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Walker: Might be Worth it for Cleveland to Draft a WR

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In his weekend mailbag, ESPN's AFC North writer James Walker answered questions from fans about teams in the division. Among the topics asked about regarding the Browns include their interest in Bob Sanders, if they will switch to a 4-3 defense, and whether the team should take a defensive lineman or wide receiver come April.

Brandon from Anna, Ohio, writes: Is free-agent safety Bob Sanders a possibility in Cleveland?

Walker: Not likely, Brandon. Sanders' style is very similar to T.J. Ward's, who is in many ways a younger version of Sanders. It wouldn't serve Cleveland's defense well to have two big hitters at safety, because the Browns would really struggle in pass coverage next season.

I think we'll stay away from Sanders, and I really don't see how any team can offer him a starting role when chances are he'll end up hurt by the second week of the season. The Browns should focus their attention on either bringing Abram Elam back or making a pitch to former Rams safety Oshiomogho Atogwe. The Redskins are already reportedly trying to meet with Atogwe, although it seems like they are meeting with everyone.

DP from Van Nuys, Calif., writes: Any word on whether or not the Browns will be switching back to a 4-3 as speculated?

Walker: The Browns are definitely going to a 4-3 defense. New Cleveland defensive coordinator Dick Jauron is a 4-3 coach. If the Browns wanted to stay in a 3-4, they would have kept Rob Ryan, who left for the Dallas Cowboys.

This is now a foregone conclusion. From making the switch at defensive coordinator to releasing a couple of veteran defensive linemen and linebackers, sticking with the 3-4 now, a system Dick Jauron has never coached in the NFL, would seem a little strange.

Will B. from Tampa, Fla., writes: I'm not sure I understand all of the hand-wringing over what the Browns should do with their first-round pick. The team is converting to a 4-3 defense and just cut about half of their D-line: that's where the pick has to be focused. How many teams have been turned around by an early first-round WR in the last 10 years?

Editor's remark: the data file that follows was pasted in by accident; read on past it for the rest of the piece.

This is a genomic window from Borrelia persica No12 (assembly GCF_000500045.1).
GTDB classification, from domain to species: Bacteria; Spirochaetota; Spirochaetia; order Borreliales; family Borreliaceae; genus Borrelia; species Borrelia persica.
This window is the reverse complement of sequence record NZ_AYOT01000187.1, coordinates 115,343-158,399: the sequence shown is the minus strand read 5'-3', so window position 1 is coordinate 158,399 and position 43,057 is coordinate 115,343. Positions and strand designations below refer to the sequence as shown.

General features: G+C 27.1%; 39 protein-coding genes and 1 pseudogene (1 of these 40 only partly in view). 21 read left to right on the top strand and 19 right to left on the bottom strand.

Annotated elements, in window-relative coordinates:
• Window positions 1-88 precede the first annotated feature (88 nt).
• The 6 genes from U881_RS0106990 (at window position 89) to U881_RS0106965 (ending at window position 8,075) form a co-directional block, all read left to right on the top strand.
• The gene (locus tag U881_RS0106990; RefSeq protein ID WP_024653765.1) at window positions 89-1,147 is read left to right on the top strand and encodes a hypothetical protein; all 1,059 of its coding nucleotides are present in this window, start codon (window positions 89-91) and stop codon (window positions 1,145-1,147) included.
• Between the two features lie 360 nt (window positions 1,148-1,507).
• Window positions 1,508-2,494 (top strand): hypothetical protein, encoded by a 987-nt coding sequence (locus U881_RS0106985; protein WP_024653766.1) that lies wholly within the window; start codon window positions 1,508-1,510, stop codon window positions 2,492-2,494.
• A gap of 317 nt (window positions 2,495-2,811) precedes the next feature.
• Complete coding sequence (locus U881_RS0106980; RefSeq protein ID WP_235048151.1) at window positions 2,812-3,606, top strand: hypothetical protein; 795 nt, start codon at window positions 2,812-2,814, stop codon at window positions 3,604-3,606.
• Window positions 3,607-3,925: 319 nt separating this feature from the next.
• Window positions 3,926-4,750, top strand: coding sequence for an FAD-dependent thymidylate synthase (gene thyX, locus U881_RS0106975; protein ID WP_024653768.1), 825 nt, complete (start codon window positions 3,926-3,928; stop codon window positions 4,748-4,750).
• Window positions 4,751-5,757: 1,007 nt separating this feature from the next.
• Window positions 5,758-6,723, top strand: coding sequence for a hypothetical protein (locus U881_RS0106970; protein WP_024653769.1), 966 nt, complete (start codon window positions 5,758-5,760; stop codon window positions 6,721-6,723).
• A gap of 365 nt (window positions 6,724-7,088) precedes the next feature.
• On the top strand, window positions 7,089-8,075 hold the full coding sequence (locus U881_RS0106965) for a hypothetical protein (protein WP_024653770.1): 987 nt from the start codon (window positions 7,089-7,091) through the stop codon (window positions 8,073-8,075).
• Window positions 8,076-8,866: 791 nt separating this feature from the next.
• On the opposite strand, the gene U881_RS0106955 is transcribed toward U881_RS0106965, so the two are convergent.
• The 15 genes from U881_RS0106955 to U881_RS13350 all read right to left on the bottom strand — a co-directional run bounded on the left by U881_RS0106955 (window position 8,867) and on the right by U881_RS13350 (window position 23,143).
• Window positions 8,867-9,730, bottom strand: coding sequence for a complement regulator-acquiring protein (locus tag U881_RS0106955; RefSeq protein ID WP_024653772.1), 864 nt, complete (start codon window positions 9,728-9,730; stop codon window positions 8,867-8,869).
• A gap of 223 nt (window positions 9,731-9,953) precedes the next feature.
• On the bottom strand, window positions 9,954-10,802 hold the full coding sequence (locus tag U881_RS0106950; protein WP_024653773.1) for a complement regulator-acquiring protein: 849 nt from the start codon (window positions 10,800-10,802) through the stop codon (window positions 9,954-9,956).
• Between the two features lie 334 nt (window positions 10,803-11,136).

Walker: All valid points that I agree with, Will. Longtime readers of the AFC North blog know that I am strongly against taking receivers in the top 10, no matter how talented they are. Teams picking that high usually have a bevy of needs, and the receiver position is pretty low on the NFL's hierarchy. I've pointed out several examples like receivers Calvin Johnson, Andre Johnson and Larry Fitzgerald, who are arguably top five at their position and all play for losing teams. But the Browns have a young quarterback in Colt McCoy and an offensive-minded head coach in Pat Shurmur. In a West Coast offense, Cleveland is going to pass the football a lot more, and going into next season with the same group of receivers is a disaster waiting to happen. McCoy's development and the progress of the West Coast offense are paramount for the Browns in 2011. If neither pan out over the next couple of years the Browns have no shot of catching the Steelers and Ravens. So this year might be the exception for my theory on drafting receivers in the top 10. I'm still torn on this.

I think this is the same predicament Browns fans and the front office will find themselves in on draft day. While I think you can argue that the Browns could also take a cornerback at No. 6 overall, a defensive lineman or a wide receiver seem to be the most likely options. A top-tier receiver seems necessary to set off a chain reaction down our depth chart. A defensive lineman seems necessary because we are depleted up front, and if free agency does not occur before the draft, there is no guarantee we'll be able to address that position after the draft.